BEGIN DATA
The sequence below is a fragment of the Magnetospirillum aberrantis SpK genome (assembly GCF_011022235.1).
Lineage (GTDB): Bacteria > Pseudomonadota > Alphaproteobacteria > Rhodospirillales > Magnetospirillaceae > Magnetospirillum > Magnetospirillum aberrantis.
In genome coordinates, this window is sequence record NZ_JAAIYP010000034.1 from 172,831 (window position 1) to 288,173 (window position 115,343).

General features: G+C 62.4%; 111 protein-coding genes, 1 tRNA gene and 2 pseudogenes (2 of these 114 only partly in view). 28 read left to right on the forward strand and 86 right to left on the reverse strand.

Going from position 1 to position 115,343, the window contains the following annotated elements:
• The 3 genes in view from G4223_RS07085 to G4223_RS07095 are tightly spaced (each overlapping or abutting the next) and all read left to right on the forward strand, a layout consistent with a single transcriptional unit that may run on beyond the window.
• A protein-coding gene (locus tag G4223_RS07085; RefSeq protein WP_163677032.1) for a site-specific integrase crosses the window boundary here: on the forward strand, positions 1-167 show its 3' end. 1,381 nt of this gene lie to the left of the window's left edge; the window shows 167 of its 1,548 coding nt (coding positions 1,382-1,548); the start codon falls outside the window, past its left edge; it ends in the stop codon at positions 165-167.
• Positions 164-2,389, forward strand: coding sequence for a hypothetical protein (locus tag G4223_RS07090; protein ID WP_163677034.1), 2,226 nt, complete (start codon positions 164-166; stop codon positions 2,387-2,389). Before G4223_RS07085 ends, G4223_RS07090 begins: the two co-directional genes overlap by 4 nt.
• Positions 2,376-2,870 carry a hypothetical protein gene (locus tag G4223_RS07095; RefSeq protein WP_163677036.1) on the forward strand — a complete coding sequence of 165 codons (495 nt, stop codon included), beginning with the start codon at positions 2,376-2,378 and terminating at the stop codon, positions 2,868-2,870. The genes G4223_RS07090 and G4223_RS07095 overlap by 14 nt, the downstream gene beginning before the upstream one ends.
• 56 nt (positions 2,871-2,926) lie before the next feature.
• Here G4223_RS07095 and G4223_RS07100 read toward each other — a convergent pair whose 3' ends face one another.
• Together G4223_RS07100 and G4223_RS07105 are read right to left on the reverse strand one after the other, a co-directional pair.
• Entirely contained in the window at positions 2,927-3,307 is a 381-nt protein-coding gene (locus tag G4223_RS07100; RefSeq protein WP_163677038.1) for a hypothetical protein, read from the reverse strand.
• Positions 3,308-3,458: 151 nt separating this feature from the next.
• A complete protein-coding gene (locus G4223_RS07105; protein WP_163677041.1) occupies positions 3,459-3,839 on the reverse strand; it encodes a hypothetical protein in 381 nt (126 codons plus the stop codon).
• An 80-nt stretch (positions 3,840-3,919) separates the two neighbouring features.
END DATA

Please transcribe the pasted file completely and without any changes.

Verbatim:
The sequence below is a fragment of the Magnetospirillum aberrantis SpK genome (assembly GCF_011022235.1).
Lineage (GTDB): Bacteria > Pseudomonadota > Alphaproteobacteria > Rhodospirillales > Magnetospirillaceae > Magnetospirillum > Magnetospirillum aberrantis.
In genome coordinates, this window is sequence record NZ_JAAIYP010000034.1 from 172,831 (window position 1) to 288,173 (window position 115,343).

General features: G+C 62.4%; 111 protein-coding genes, 1 tRNA gene and 2 pseudogenes (2 of these 114 only partly in view). 28 read left to right on the forward strand and 86 right to left on the reverse strand.

Going from position 1 to position 115,343, the window contains the following annotated elements:
• The 3 genes in view from G4223_RS07085 to G4223_RS07095 are tightly spaced (each overlapping or abutting the next) and all read left to right on the forward strand, a layout consistent with a single transcriptional unit that may run on beyond the window.
• A protein-coding gene (locus tag G4223_RS07085; RefSeq protein WP_163677032.1) for a site-specific integrase crosses the window boundary here: on the forward strand, positions 1-167 show its 3' end. 1,381 nt of this gene lie to the left of the window's left edge; the window shows 167 of its 1,548 coding nt (coding positions 1,382-1,548); the start codon falls outside the window, past its left edge; it ends in the stop codon at positions 165-167.
• Positions 164-2,389, forward strand: coding sequence for a hypothetical protein (locus tag G4223_RS07090; protein ID WP_163677034.1), 2,226 nt, complete (start codon positions 164-166; stop codon positions 2,387-2,389). Before G4223_RS07085 ends, G4223_RS07090 begins: the two co-directional genes overlap by 4 nt.
• Positions 2,376-2,870 carry a hypothetical protein gene (locus tag G4223_RS07095; RefSeq protein WP_163677036.1) on the forward strand — a complete coding sequence of 165 codons (495 nt, stop codon included), beginning with the start codon at positions 2,376-2,378 and terminating at the stop codon, positions 2,868-2,870. The genes G4223_RS07090 and G4223_RS07095 overlap by 14 nt, the downstream gene beginning before the upstream one ends.
• 56 nt (positions 2,871-2,926) lie before the next feature.
• Here G4223_RS07095 and G4223_RS07100 read toward each other — a convergent pair whose 3' ends face one another.
• Together G4223_RS07100 and G4223_RS07105 are read right to left on the reverse strand one after the other, a co-directional pair.
• Entirely contained in the window at positions 2,927-3,307 is a 381-nt protein-coding gene (locus tag G4223_RS07100; RefSeq protein WP_163677038.1) for a hypothetical protein, read from the reverse strand.
• Positions 3,308-3,458: 151 nt separating this feature from the next.
• A complete protein-coding gene (locus G4223_RS07105; protein WP_163677041.1) occupies positions 3,459-3,839 on the reverse strand; it encodes a hypothetical protein in 381 nt (126 codons plus the stop codon).
• An 80-nt stretch (positions 3,840-3,919) separates the two neighbouring features.